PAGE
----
Aug 26, 2015

Little heron in Hollister

By Deanna Barth



Today, I was forwarded a call about an injured heron in Hollister. Not knowing the exact species, I was curious what I would find as I pulled onto the property. 

My first observation was that the area, like most drought-ridden places in California, was extremely dry. There was a small residence next to a market surrounded by open fields, no water and very few trees. 


To my surprise, from around the corner of the house came a juvenile black-crowned night heron. It was likely that this was not an injured bird, but rather simply too young to fly. But where had it come from? 

The older gentleman who had called was very concerned about his “new friend.” He told me about how he tends to his garden every evening, and about ten days ago this heron appeared, walking along behind him as he tilled the soil with his hoe. 

He soon realized the young bird was eating the worms that were unearthed. Assuming the bird would leave on its own eventually, he enjoyed its company and continued to offer it worms and even set out a tray of water for it.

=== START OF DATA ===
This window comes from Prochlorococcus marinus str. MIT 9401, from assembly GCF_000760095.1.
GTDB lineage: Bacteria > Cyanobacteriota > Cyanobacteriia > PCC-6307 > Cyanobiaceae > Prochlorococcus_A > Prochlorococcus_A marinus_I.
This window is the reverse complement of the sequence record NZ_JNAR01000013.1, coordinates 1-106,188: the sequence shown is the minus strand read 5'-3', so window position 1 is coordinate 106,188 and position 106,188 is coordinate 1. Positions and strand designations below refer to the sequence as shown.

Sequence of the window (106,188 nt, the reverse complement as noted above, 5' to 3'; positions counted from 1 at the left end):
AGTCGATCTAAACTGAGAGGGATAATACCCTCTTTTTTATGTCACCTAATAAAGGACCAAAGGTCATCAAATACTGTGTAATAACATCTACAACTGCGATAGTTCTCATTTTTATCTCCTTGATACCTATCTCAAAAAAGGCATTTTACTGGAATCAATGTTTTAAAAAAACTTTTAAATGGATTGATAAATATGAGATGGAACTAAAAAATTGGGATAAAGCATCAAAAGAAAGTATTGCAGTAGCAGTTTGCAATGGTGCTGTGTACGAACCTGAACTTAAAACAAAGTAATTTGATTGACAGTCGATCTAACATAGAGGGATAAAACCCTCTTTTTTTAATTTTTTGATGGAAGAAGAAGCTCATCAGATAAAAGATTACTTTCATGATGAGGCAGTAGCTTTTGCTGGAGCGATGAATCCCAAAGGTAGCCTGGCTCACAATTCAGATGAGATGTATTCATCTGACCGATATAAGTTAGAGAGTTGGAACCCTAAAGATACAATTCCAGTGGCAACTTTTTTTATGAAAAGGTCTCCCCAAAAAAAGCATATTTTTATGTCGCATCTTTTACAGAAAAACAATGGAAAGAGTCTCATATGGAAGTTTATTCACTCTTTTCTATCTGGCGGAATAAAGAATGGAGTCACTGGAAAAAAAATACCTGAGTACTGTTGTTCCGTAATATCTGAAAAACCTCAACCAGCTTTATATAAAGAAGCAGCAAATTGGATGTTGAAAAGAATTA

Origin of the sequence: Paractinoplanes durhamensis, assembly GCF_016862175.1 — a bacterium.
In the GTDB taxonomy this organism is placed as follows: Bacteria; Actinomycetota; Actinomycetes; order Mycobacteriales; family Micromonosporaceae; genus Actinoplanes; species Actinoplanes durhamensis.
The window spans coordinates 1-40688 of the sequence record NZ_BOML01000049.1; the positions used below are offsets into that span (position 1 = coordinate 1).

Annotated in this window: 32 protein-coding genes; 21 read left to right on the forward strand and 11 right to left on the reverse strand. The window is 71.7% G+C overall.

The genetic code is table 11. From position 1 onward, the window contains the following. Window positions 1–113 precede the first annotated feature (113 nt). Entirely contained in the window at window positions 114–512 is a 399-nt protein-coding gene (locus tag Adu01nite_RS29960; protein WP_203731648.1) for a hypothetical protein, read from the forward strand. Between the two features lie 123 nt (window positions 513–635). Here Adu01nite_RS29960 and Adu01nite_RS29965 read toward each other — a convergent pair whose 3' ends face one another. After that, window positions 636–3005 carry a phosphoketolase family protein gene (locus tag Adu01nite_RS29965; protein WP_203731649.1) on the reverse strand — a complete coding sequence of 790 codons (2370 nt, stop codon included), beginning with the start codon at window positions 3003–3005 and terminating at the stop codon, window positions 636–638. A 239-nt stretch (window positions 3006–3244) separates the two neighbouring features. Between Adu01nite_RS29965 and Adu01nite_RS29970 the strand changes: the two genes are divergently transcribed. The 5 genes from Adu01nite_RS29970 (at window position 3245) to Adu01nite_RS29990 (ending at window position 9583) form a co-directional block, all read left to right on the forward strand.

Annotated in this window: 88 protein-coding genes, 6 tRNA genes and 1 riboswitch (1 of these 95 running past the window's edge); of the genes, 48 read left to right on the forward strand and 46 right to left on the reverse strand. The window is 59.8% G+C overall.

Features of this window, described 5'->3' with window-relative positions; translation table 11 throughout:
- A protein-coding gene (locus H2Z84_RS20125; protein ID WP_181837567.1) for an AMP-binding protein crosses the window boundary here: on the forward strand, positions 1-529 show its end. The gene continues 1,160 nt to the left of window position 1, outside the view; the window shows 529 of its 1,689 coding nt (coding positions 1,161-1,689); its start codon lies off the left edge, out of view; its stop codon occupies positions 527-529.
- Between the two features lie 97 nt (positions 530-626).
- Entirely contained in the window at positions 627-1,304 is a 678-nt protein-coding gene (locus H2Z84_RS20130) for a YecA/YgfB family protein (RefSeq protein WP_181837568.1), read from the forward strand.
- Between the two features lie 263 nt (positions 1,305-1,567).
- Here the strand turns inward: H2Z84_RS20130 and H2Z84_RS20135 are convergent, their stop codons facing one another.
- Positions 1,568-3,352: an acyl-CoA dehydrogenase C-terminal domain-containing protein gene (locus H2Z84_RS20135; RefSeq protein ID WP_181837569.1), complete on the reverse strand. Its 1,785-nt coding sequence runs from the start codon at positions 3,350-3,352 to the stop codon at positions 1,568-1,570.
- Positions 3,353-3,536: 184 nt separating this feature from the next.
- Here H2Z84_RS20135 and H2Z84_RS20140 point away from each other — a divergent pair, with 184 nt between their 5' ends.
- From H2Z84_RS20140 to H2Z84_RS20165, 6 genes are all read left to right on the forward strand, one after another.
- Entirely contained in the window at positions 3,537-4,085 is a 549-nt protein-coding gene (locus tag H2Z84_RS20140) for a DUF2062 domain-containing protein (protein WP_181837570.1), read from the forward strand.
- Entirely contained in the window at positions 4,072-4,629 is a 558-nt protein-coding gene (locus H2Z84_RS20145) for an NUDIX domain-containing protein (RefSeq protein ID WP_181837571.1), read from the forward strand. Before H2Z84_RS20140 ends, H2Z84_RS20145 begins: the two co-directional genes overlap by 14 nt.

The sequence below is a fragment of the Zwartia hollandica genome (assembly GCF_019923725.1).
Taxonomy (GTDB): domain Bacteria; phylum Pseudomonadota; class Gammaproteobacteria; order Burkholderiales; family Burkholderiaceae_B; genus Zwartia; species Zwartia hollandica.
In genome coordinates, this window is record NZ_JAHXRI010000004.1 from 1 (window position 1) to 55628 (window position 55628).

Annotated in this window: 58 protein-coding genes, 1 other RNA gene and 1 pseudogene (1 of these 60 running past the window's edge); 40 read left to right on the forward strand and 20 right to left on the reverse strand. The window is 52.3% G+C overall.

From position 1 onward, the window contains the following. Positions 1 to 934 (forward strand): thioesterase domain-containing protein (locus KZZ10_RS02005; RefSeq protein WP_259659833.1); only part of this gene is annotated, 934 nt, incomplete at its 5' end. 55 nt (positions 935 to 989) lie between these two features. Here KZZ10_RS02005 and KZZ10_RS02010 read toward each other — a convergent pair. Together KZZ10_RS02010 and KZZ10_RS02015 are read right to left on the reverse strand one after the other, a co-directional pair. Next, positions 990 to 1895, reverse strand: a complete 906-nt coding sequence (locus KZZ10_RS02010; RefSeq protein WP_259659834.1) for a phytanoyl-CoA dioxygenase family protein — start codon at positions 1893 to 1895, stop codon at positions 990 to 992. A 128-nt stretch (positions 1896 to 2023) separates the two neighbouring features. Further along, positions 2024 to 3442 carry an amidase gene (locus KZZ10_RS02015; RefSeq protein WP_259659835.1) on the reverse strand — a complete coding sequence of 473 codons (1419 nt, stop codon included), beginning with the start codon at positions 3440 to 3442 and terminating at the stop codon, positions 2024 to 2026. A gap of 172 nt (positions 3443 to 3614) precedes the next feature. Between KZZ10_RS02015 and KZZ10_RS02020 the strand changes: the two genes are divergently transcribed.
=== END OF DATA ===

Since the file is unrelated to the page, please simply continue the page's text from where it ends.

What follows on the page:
After about a week, he became concerned that the bird was not well and began making some phone calls for help. After ten days, he was finally given WES' number.  

I explained to him that the bird did not appear injured, but rather couldn’t fly because it was a juvenile. But having been fed only worms for so long, it was very thin and in a weakened state. We needed to get it to a wildlife rehabilitator.

I was going to herd the bird into a corner of the yard where I could contain it. While it had become used to the presence of his Man-friend, as soon as it saw me approaching it became obviously stressed and difficult to herd it - darting and thrashing and vocalizing. I quickly covered it in a sheet and placed it into a pet carrier.  

I transported the heron to the SPCA for Monterey County wildlife center where staff confirmed that the bird was extremely underweight but not injured.  

Hopefully this beautiful bird will make a complete recovery and be released back to the wild.


UPDATE: 9-2-15

I called SPCA wildlife today for an update on the heron. After a few days on a proper diet, the heron was strong enough to be transported to IBR.

Stay tuned!

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